Plant-Insect Interaction: Northern paper wasp on an American red raspberry

Northern paper wasp (Polistes fuscatus, Vespidae) feeding on the nectar of an American red raspberry (Rubus idaeus, Rosaceae). Photographed 10/11/2010 near Palmyra Michigan.

Although we’re well into autumn, the American red raspberries (Rubus idaeus, Rosaceae) in my garden are still producing flowers and berries.  The decreasing temperatures and sunlight have slowed their production, but they’re not done for the season yet.

Northern paper wasp (Polistes fuscatus, Vespidae) feeding on the nectar of an American red raspberry (Rubus idaeus, Rosaceae). Photographed 10/11/2010 near Palmyra Michigan.

I found this Northern paper wasp (Polistes fuscatus, Vespidae) taking advantage of the remaining raspberry flowers.  Although these wasps kill other insects to feed their growing larvae, the adults feed on flower nectar.   This wasp’s offspring hatched some time ago and will soon be seeking winter shelter.  This adult won’t be so fortunate;  they only live about a year, and this one won’t survive the winter.  It was already stumbling around like it was dying.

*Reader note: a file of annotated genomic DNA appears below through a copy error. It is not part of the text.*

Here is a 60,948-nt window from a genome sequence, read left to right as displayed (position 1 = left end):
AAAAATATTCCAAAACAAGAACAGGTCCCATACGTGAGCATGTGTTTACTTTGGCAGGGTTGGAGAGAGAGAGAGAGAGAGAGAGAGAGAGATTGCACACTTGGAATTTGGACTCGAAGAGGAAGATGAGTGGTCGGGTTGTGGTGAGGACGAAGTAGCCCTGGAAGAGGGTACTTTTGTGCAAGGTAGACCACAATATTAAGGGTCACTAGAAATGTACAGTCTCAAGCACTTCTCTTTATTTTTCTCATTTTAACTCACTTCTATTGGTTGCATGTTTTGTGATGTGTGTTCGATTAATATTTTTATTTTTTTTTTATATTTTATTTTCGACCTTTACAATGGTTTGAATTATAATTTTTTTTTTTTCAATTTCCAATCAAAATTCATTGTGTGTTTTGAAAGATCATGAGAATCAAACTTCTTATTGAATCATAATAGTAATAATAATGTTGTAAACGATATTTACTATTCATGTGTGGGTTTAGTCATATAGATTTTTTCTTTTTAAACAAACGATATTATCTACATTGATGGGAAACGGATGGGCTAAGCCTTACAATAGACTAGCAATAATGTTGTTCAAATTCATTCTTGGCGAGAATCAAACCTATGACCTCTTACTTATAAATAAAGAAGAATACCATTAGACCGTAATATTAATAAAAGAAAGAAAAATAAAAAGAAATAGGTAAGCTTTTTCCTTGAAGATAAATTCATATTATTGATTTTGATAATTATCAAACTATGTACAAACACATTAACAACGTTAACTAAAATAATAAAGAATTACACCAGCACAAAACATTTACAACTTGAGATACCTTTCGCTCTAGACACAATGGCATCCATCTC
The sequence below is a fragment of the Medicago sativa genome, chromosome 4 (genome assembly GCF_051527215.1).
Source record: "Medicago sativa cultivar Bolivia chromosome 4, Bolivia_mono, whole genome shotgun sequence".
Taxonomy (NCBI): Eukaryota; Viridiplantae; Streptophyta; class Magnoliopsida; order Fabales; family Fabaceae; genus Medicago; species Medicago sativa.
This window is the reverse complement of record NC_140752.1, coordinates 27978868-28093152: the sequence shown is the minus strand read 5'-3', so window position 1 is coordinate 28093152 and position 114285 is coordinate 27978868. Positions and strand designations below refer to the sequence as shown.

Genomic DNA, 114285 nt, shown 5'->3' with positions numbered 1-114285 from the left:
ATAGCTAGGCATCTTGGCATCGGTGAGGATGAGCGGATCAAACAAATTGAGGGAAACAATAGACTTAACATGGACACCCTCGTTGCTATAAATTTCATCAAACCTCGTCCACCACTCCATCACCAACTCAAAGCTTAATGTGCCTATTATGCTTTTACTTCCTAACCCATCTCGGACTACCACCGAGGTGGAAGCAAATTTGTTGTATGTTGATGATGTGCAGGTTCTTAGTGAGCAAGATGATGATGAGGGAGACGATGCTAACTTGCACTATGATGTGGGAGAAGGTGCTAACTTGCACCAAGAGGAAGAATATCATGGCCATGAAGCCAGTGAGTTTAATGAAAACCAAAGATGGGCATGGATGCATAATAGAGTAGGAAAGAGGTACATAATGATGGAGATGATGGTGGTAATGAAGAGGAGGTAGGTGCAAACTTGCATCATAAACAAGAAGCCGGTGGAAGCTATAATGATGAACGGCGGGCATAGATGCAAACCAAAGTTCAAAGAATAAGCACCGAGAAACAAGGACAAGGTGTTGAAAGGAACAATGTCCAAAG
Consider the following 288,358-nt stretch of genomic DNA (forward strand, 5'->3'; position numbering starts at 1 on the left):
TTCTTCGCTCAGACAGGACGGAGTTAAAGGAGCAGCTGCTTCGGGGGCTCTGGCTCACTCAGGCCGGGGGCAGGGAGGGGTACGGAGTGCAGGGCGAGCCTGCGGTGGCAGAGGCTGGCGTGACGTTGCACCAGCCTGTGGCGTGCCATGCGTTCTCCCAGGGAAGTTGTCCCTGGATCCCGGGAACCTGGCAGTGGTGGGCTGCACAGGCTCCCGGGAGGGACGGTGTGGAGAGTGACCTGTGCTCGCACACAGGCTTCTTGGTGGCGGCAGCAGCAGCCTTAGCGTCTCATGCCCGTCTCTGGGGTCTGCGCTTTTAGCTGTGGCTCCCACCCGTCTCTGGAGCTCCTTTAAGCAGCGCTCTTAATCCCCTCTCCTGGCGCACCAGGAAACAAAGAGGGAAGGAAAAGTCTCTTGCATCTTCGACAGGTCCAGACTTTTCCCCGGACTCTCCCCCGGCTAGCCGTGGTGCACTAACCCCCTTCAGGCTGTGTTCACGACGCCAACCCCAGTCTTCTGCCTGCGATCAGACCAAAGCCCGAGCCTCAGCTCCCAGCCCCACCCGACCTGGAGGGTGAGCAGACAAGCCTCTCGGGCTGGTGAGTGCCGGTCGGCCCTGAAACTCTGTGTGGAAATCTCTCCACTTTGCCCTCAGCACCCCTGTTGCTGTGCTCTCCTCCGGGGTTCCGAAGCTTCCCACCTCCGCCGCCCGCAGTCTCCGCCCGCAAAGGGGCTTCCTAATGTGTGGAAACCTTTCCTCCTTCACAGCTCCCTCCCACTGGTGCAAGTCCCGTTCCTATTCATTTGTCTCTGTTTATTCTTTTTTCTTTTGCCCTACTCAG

Northern paper wasp (Polistes fuscatus, Vespidae) feeding on the nectar of an American red raspberry (Rubus idaeus, Rosaceae). Photographed 10/11/2010 near Palmyra Michigan.

This wasp exhibits some significant variation in coloration.  Generally, the amount of black increases with northern latitude, while the amount of red increases with southern latitude.  Yellow markings also vary quite a bit, generally being more prominent on the most northern individuals.

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About Jeremy Sell

Science and nature nerd.
This entry was posted in Botany, Ecology, Entomology, Organism Interactions and tagged , , , , . Bookmark the permalink.

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